Ruth Ann Warden
Park Service employee who helped with interviews in the Wrangell-St. Elias National Park and Preserve Project Jukebox
|Interview Title||Archive #: Oral History||Project||Abstract|
|Lucille Brenwick||2001-02-01||Wrangell-St.Elias National Park||
This interview was held at Lucille Brenwick's home in Copper Center, Alaska, a neat and comfortable house located next to the National Park Service offices. Lucille's great-niece, Ruth Ann Warden, of the Park Service, conducted the interview with Bill Schneider and Dave Krupa. In the interview, Lucille reflects on and compares life before leaving for Chemewa, a BIA school in Oregon, with life outside, and life when she returned to the Copper River Basin. The interview is rich in the description of the people who helped her as a girl growing up across the Copper River from Copper Center. Lucille also recalls the impact of the 1918 Flu Epidemic, and the people who lived and worked around the roadhouses.
|Margaret Eskilida||99-24||Wrangell-St.Elias National Park||
Margaret Eskilida was interviewed by Bill Schneider, Ruth Ann Warden, and Margaret's daughter, Millie Buck, on June 8, 1999 at Millie's and her husband, Billy's, house in Glennallen, Alaska. Margaret was not feeling well, so the interview was short with lots of references to how difficult it is to know what to say in such a general interview. Millie provided some help in placing her mother's life in perspective and it is clear that Margaret is talking to Ruth Ann who is a young woman. This interview was done months after Bill had interviewed Millie.
|Fred Ewan||99-25||Wrangell-St.Elias National Park||
Fred Ewan was interviewed on June 8, 1999 by Ruth Ann Warden and Bill Schneider at his house in Gulkana, Alaska. Ruth Ann arranged the interview and throughout the interview Fred references her grandfather, Henry Johns. Fred's interview is informative on many topics such as surveying the road, life out in remote camp, Indian customs, and the beginnings of wage employment. Throughout the interview, there is a message that the old days were good because people had their land and their way of life - no one told them where to go, what to do. Fred also thinks that the lessons of the woods are not known by young people today and that this is too bad; they couldn't make it in the woods if they had to.
|Ruth and Harry Johns, Sr||98-28||Wrangell-St.Elias National Park||
Harry and Ruth Johns were interviewed by Bill Schneider, Ruth Ann Warden and Karen Brewster on June 26, 1998 at their home in Copper Center, Alaska. Arrangements for the interview were made by their granddaughter, Ruth Ann Warden. Ruth Ann is a member of the Interpretation staff at Wrangell-St. Elias National Park, and she assisted with the interview. Harry is the Traditional Chief of the Ahtna people and is an ordained minister in the Native Bible Conference of the Central Alaska Mission. The Johns' dedication to the community and the church is evident throughout the recording. Their home is the center of activity for their large family of eight children, all of whom still live in the area, over 30 grandchildren, and at least 20 great-grandchildren. The Johns provide a perspective on the early history of work and transportation along the Richardson Highway. Both are very careful not to discuss culturally sensitive topics.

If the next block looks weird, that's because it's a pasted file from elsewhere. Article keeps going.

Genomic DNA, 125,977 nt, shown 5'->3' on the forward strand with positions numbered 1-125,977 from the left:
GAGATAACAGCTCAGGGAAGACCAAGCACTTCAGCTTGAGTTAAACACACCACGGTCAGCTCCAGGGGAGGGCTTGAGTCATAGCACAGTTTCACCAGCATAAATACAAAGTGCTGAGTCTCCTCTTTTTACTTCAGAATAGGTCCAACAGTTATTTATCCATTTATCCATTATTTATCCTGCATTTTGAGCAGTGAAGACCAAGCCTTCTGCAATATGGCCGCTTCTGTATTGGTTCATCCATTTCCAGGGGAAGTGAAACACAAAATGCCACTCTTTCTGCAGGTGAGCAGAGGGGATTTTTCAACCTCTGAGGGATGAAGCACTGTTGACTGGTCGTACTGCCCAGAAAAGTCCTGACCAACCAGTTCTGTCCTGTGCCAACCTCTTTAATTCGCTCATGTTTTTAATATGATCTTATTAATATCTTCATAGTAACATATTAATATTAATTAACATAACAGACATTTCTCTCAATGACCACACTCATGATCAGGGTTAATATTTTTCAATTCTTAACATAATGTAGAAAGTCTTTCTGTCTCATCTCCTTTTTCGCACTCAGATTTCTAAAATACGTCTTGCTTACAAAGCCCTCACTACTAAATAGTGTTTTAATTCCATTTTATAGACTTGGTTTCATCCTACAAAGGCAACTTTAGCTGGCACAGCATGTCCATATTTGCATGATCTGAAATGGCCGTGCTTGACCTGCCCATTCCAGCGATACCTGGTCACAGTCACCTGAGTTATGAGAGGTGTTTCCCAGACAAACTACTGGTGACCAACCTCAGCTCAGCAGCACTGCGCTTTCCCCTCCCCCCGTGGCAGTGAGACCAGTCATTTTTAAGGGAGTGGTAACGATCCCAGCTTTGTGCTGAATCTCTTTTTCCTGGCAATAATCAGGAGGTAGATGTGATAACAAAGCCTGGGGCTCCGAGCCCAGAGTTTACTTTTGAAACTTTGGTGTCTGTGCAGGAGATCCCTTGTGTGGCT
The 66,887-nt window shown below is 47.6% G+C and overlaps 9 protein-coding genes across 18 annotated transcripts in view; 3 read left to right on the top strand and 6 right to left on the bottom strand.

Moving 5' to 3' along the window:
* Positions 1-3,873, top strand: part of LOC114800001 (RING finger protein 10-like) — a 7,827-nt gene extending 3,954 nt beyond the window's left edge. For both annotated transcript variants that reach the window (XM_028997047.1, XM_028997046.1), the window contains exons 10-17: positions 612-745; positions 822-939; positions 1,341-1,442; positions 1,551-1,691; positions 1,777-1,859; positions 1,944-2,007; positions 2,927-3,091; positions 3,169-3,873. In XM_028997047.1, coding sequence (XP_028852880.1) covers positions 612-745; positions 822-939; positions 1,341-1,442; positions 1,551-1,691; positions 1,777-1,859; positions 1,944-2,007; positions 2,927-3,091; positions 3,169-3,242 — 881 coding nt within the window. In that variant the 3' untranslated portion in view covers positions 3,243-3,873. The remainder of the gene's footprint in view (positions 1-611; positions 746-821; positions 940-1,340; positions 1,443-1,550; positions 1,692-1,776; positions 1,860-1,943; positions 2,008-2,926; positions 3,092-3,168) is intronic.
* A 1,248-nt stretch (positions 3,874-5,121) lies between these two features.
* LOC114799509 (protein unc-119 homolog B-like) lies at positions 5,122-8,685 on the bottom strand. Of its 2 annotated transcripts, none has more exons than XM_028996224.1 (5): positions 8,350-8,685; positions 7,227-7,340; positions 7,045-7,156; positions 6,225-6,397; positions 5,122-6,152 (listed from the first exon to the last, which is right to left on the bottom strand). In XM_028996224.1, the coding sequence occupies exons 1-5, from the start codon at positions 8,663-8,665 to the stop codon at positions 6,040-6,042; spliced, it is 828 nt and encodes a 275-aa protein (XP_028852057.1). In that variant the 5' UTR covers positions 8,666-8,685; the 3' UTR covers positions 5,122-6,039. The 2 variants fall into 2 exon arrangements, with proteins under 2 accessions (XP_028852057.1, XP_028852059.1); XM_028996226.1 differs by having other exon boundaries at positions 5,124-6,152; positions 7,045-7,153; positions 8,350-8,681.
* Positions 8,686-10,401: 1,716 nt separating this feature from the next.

|Virginia Pete||2001-02-05||Wrangell-St.Elias National Park||
Virginia Pete was interviewed by Ruth Ann Warden of the Park Service, Dave Krupa and Bill Schneider on February 2, 2001 in her home in Tazlina, Alaska. Her sister, Gloria Stickwan, and her grandson (a young boy of 3 or 4) were present. Virginia was selected by the Village Council for the interview. Gloria works for the Copper River Native Association on cultural documentation. Virginia is a little hard of hearing, but she understood all of the questions and does a good job developing answers to the questions and presenting important themes such as the Army occupation of Dry Creek and how her family was forced to move out -- without compensation. Virginia now lives in a neat little house set back from the highway. Her beadwork is set out on a side table and there are several historic pictures and lots of recent ones on the shelves and walls.
|Ruby Sinyon||2001-02-03||Wrangell-St.Elias National Park||
Ruby Sinyon was interviewed by Bill Schneider, Dave Krupa and Ruth Ann Warden on February 2, 2001 at the Wrangell-St. Elias National Park Interpretation Center in Copper Center, Alaska. Ruby is from Chistochina and she came to the National Park Service offices with other members of the community who were attending a meeting. In this interview, Ruby talks about the hard times growing up in the area. Her story also extends into Nabesna and her husband's seasonal work at the mine there. Anne Worthington of the National Park Service was also present during this interview.